A team at the Korea Advanced Institute of Science and Technology (KAIST) has found a way to move objects such as household furniture without using castors.
Rather, they can be fitted with small "vibration modules". These are smart motors that can determine how a particular kind of vibration causes an object to react.
Objects such as front-loading washing machines can already move as a result of vibration, but where they move to is random. The KAIST team, led by Daniel Saakes, a professor in the Department of Industrial Design, has developed a system that knows where it wants to go, and goes there – very slowly.
The key is an "optimisation algorithm" that discovers which sequence of vibrations patterns moves an object in a particular direction.
According to KAIST, modules can be "easily attached to furniture and objects, and this could be a welcomed creation for people with limited mobility, including the elderly. Embedding these vibration modules as part of mass-produced objects may provide a low-cost way to make almost any object mobile".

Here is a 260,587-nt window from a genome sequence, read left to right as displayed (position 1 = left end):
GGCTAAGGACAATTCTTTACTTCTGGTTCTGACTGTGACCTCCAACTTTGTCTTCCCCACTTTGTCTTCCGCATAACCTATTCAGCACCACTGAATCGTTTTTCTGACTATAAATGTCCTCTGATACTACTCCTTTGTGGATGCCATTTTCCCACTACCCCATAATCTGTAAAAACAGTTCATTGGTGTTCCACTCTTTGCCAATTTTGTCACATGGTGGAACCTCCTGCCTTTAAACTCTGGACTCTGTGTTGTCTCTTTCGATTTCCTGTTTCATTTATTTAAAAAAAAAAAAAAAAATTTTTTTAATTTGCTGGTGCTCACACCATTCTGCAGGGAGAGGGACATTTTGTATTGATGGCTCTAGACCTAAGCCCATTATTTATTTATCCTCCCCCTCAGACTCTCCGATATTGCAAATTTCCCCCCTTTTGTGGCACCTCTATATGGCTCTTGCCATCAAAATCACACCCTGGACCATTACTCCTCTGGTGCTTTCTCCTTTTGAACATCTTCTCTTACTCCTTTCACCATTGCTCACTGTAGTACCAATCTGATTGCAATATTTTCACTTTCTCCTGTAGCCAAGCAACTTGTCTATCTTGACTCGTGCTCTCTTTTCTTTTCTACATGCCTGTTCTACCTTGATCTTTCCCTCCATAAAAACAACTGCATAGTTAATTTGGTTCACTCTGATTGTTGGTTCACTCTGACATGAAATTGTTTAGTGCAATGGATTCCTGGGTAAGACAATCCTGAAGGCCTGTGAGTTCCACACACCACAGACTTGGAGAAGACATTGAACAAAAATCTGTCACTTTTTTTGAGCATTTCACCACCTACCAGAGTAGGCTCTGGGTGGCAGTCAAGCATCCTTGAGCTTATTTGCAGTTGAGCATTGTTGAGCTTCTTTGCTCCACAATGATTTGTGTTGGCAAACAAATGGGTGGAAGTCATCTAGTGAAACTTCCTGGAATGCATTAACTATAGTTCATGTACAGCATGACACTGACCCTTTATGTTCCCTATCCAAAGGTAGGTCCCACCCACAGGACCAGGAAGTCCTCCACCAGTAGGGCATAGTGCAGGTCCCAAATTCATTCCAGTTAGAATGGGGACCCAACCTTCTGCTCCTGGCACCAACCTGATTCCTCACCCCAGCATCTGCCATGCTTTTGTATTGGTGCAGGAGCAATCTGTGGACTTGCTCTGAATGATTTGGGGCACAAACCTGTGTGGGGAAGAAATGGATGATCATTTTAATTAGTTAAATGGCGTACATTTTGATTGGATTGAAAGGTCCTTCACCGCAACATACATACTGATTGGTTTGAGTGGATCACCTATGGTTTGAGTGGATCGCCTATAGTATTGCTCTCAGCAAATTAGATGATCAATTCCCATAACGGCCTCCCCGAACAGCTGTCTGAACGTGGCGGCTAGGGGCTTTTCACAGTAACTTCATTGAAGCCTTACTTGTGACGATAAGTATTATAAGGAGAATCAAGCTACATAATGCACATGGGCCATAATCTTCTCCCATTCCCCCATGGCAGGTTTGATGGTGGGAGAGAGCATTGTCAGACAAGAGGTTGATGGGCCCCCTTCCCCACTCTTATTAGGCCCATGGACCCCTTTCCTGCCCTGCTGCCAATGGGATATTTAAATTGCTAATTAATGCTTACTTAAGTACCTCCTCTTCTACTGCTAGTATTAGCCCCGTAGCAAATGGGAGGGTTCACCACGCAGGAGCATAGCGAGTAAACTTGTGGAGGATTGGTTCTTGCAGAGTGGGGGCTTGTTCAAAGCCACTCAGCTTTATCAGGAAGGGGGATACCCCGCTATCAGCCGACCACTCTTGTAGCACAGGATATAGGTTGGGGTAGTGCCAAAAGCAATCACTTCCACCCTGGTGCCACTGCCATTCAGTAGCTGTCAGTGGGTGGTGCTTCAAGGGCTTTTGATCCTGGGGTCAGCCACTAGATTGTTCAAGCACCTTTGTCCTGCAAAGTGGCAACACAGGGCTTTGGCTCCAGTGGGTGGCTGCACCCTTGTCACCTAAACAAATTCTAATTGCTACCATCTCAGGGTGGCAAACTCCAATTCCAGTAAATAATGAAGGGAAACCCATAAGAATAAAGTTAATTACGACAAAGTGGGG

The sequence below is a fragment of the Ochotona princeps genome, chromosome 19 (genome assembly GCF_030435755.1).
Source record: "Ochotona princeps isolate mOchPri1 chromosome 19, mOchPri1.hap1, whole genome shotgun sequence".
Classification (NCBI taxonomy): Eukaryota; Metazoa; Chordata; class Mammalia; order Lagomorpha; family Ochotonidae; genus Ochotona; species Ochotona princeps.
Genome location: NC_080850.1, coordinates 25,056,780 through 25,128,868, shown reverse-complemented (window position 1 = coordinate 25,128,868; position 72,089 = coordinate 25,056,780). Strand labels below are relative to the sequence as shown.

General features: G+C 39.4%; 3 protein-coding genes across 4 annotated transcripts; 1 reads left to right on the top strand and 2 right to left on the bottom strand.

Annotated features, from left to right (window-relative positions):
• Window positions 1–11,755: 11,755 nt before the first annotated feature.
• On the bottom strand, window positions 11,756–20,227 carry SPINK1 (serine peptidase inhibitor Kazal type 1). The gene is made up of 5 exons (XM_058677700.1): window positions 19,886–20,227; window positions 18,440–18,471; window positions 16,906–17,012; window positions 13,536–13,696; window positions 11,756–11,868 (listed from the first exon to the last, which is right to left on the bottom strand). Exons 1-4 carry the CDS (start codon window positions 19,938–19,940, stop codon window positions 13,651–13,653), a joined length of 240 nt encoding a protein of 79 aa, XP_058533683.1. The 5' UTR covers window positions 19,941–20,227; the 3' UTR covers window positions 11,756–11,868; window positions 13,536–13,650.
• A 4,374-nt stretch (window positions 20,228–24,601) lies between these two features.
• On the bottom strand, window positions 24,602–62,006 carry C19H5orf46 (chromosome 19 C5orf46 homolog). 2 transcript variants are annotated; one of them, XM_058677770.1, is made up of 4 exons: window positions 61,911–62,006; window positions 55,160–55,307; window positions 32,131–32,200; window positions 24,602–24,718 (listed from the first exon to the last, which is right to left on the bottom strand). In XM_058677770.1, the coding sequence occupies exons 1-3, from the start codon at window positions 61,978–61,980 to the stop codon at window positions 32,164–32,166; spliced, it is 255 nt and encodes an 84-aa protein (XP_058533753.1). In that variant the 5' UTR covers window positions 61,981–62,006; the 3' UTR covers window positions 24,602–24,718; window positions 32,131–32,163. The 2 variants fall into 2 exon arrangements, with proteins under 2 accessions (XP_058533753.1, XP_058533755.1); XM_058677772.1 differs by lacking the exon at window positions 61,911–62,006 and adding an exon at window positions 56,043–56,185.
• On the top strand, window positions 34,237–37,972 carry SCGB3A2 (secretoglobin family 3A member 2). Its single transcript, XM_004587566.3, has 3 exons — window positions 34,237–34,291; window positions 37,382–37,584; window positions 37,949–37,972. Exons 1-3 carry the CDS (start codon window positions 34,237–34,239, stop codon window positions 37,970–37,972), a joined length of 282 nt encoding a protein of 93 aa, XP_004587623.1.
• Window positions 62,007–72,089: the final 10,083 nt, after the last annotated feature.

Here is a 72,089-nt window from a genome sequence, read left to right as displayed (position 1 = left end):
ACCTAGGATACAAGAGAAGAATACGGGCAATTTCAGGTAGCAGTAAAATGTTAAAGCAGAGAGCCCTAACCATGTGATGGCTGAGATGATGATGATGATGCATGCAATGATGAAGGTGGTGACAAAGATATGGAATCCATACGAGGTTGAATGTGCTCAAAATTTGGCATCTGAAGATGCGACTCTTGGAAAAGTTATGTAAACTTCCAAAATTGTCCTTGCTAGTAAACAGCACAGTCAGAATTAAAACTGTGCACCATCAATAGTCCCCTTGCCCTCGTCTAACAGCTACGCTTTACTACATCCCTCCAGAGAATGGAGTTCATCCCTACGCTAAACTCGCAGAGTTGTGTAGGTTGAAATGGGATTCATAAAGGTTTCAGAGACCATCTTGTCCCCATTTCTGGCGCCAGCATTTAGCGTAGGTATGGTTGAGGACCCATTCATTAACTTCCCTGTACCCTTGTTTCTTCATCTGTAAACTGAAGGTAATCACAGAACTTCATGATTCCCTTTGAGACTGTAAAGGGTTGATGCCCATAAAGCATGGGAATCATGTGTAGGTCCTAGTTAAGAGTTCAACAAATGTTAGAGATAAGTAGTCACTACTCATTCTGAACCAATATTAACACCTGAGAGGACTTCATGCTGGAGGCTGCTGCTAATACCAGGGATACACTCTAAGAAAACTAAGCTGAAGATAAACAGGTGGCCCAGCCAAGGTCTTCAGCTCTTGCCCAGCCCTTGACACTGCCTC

The modules used in the experiments were made from small eccentric rotating motors that were sufficient to shake and then move four-legged IKEA chairs and tables.
The motors are powered by nickel-metal hydride batteries and communicate wirelessly with a low-cost ESP8266 Wi-Fi module.
The team designed modules that were externally attached using straps as well as motors embedded in furniture.
KAIST says the project could be scaled up to deal with "situations where attaching wheels or complete lifting is impossible".
Images courtesy of KAIST